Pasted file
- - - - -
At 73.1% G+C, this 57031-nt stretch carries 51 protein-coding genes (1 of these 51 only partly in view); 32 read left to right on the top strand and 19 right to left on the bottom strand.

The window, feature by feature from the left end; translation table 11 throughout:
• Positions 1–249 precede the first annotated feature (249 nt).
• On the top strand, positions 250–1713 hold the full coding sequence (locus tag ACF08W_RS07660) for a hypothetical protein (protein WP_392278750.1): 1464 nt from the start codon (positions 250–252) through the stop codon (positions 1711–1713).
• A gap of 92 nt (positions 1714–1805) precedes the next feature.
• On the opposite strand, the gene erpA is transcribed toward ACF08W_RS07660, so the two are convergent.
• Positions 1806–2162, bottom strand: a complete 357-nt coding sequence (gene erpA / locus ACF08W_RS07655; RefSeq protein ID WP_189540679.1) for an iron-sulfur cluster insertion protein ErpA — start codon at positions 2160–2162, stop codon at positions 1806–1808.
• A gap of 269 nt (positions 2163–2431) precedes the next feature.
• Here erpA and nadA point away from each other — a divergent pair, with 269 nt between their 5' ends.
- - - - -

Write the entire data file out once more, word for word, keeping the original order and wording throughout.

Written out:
At 73.1% G+C, this 57031-nt stretch carries 51 protein-coding genes (1 of these 51 only partly in view); 32 read left to right on the top strand and 19 right to left on the bottom strand.

The window, feature by feature from the left end; translation table 11 throughout:
• Positions 1–249 precede the first annotated feature (249 nt).
• On the top strand, positions 250–1713 hold the full coding sequence (locus tag ACF08W_RS07660) for a hypothetical protein (protein WP_392278750.1): 1464 nt from the start codon (positions 250–252) through the stop codon (positions 1711–1713).
• A gap of 92 nt (positions 1714–1805) precedes the next feature.
• On the opposite strand, the gene erpA is transcribed toward ACF08W_RS07660, so the two are convergent.
• Positions 1806–2162, bottom strand: a complete 357-nt coding sequence (gene erpA / locus ACF08W_RS07655; RefSeq protein ID WP_189540679.1) for an iron-sulfur cluster insertion protein ErpA — start codon at positions 2160–2162, stop codon at positions 1806–1808.
• A gap of 269 nt (positions 2163–2431) precedes the next feature.
• Here erpA and nadA point away from each other — a divergent pair, with 269 nt between their 5' ends.